DRUG INFORMATION & RESOURCES


opioid information

general information

According to SAMHSA’s National Survey on Drug Use and Health (NSDUH) – 2014 (PDF | 3.4 MB), about two-thirds (66.6%) of people aged 12 or older reported in 2014 that they drank alcohol in the past 12 months, with 6.4% meeting criteria for an alcohol use disorder. Also among Americans aged 12 or older, the use of illicit drugs has increased over the last decade from 8.3% of the population using illicit drugs in the past month in 2002 to 10.2% (27 million people) in 2014. Of those, 7.1 million people met criteria for an illicit drug use disorder in the past year. The misuse of prescription drugs is second only to marijuana as the nation’s most common drug problem after alcohol and tobacco, leading to troubling increases in opioid overdoses in the past decade. An estimated 25.2% (66.9 million) of Americans aged 12 or older were current users of a tobacco product. While tobacco use has declined since 2002 for the general population, this has not been the case for people with serious mental illness where tobacco use remains a major cause of morbidity and early death.

According to SAMHSA: In the 2013 and 2014 National Survey on Drug Use and Health (NSDUH), 50.5% of people who misused prescription painkillers got them from a friend or relative for free, and 22.1% got them from a doctor. As people use opioids repeatedly, their tolerance increases and they may not be able to maintain the source for the drugs. This can cause them to turn to the black market for these drugs and even switch from prescription drugs to cheaper and more risky substitutes like heroin.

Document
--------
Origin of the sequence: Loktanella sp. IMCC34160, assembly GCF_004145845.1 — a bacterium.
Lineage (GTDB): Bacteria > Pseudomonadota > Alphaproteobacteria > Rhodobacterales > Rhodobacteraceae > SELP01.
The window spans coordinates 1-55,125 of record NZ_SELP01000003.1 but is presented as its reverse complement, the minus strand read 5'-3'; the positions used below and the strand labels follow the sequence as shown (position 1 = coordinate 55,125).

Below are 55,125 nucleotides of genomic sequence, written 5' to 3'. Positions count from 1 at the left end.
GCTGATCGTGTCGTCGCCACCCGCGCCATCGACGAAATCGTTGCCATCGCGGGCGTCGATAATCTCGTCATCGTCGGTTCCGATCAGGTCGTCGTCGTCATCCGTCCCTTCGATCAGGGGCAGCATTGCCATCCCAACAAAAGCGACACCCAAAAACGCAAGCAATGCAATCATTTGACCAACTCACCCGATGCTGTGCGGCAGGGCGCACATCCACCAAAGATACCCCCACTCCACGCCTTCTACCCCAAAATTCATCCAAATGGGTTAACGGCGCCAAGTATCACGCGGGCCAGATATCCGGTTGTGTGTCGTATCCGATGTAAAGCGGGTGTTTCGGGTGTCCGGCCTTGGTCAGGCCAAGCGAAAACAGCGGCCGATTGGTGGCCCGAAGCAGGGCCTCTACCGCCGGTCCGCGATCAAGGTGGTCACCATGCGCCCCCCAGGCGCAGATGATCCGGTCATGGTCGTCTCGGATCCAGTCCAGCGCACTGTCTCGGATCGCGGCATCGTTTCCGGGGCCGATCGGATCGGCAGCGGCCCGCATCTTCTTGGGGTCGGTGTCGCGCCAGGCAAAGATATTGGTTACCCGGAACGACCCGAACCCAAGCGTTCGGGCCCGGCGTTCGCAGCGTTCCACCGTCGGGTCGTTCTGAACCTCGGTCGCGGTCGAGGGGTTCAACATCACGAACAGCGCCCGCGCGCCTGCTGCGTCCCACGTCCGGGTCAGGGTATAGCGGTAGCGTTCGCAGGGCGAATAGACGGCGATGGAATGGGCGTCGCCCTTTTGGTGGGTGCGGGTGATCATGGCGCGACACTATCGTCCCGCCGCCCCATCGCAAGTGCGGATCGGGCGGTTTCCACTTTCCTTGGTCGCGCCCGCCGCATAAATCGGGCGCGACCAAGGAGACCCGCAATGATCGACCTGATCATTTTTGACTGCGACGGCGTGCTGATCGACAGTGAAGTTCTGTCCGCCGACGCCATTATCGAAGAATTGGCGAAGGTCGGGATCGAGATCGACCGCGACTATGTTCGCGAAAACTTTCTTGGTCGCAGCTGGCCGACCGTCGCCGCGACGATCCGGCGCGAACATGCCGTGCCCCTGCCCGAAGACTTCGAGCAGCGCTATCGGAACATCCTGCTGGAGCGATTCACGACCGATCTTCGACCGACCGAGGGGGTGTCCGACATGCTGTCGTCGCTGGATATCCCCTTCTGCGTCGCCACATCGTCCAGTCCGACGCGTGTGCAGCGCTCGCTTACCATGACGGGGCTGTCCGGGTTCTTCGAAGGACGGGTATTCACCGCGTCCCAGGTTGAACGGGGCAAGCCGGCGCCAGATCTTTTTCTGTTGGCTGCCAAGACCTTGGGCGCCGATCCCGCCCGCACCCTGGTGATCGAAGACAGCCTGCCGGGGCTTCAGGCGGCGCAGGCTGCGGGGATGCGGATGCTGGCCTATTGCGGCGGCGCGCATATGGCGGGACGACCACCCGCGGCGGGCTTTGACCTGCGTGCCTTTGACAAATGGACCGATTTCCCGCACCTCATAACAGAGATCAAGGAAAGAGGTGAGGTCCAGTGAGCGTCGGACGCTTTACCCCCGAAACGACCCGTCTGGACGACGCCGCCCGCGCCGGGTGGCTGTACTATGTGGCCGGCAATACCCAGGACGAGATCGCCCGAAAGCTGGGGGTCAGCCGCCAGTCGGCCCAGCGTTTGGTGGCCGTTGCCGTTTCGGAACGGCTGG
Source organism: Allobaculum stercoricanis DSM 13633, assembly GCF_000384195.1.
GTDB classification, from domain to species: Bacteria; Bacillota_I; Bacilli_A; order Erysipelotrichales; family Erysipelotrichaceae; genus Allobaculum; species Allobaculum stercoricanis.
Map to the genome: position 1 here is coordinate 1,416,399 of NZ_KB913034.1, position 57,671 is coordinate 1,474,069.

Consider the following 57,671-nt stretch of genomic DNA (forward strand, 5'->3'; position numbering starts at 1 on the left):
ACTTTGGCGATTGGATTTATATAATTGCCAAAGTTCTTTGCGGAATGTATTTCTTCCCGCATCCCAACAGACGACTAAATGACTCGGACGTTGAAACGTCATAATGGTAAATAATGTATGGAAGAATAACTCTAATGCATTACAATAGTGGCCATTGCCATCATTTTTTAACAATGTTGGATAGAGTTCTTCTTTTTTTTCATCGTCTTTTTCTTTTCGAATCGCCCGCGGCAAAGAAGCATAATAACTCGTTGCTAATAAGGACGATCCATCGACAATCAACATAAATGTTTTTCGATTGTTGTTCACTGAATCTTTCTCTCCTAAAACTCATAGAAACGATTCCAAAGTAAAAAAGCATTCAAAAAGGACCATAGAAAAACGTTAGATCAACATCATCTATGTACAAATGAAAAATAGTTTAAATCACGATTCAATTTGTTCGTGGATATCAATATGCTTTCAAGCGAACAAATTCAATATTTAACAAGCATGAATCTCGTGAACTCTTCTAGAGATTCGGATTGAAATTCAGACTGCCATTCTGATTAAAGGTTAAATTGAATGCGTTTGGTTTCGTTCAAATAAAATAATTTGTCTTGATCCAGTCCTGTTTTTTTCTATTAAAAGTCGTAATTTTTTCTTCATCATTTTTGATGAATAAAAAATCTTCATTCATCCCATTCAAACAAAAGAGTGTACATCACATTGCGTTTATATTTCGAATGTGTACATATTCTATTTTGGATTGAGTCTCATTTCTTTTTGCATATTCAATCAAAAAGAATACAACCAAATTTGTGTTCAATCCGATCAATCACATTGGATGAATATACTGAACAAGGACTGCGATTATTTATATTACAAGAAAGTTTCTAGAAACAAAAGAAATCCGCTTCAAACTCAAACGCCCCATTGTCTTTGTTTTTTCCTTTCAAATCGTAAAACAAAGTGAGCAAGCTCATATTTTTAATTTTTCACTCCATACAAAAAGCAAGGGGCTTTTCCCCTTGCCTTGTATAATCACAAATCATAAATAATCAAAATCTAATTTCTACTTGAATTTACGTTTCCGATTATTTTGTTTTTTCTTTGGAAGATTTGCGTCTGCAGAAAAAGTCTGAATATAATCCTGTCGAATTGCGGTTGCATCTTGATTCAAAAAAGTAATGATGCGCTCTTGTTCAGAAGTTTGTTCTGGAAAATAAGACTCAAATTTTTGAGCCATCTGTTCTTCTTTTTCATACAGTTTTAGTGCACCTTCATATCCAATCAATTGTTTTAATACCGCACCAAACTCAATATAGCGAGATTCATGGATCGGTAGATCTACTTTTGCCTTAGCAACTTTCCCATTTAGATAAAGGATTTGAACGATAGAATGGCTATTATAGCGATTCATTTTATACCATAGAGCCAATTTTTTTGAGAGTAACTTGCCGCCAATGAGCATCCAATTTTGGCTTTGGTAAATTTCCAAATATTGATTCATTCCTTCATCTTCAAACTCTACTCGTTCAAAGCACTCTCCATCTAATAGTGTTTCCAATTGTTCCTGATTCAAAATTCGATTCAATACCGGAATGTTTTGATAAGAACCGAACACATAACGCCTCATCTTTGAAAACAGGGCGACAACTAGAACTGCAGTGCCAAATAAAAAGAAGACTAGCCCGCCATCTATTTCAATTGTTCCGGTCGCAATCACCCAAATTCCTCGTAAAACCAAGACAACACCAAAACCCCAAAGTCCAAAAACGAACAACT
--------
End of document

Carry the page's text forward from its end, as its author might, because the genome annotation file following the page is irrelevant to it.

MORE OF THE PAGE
According to the National Survey on Drug Use and Health (NSDUH) – 2014 (PDF | 3.4 MB):

  • 4.3 million Americans engaged in non-medical use of prescription painkillers in the last month.
  • Approximately 1.9 million Americans met criteria for prescription painkillers use disorder based on their use of prescription painkillers in the past year.
  • 1.4 million people used prescription painkillers non-medically for the first time in the past year.
  • The average age for prescription painkiller first-time use was 21.2 in the past year.
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